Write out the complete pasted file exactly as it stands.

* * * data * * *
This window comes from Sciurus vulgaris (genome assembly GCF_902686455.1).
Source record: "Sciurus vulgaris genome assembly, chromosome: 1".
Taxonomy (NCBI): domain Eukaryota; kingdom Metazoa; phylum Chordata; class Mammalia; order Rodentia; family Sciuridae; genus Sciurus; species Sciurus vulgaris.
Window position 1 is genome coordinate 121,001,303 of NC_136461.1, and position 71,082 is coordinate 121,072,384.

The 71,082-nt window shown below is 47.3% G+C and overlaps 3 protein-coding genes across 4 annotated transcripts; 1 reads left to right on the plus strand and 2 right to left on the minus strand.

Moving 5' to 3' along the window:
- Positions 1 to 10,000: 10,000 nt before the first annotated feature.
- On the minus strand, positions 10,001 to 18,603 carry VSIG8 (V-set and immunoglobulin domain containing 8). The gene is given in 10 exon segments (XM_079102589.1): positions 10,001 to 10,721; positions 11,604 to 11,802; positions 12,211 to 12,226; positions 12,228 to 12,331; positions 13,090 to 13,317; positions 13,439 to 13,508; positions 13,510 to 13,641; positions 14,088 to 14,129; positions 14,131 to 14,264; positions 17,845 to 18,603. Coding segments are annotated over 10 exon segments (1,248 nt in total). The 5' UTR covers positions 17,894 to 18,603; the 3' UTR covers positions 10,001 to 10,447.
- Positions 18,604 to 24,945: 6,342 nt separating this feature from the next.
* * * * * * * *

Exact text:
This window comes from Sciurus vulgaris (genome assembly GCF_902686455.1).
Source record: "Sciurus vulgaris genome assembly, chromosome: 1".
Taxonomy (NCBI): domain Eukaryota; kingdom Metazoa; phylum Chordata; class Mammalia; order Rodentia; family Sciuridae; genus Sciurus; species Sciurus vulgaris.
Window position 1 is genome coordinate 121,001,303 of NC_136461.1, and position 71,082 is coordinate 121,072,384.

The 71,082-nt window shown below is 47.3% G+C and overlaps 3 protein-coding genes across 4 annotated transcripts; 1 reads left to right on the plus strand and 2 right to left on the minus strand.

Moving 5' to 3' along the window:
- Positions 1 to 10,000: 10,000 nt before the first annotated feature.
- On the minus strand, positions 10,001 to 18,603 carry VSIG8 (V-set and immunoglobulin domain containing 8). The gene is given in 10 exon segments (XM_079102589.1): positions 10,001 to 10,721; positions 11,604 to 11,802; positions 12,211 to 12,226; positions 12,228 to 12,331; positions 13,090 to 13,317; positions 13,439 to 13,508; positions 13,510 to 13,641; positions 14,088 to 14,129; positions 14,131 to 14,264; positions 17,845 to 18,603. Coding segments are annotated over 10 exon segments (1,248 nt in total). The 5' UTR covers positions 17,894 to 18,603; the 3' UTR covers positions 10,001 to 10,447.
- Positions 18,604 to 24,945: 6,342 nt separating this feature from the next.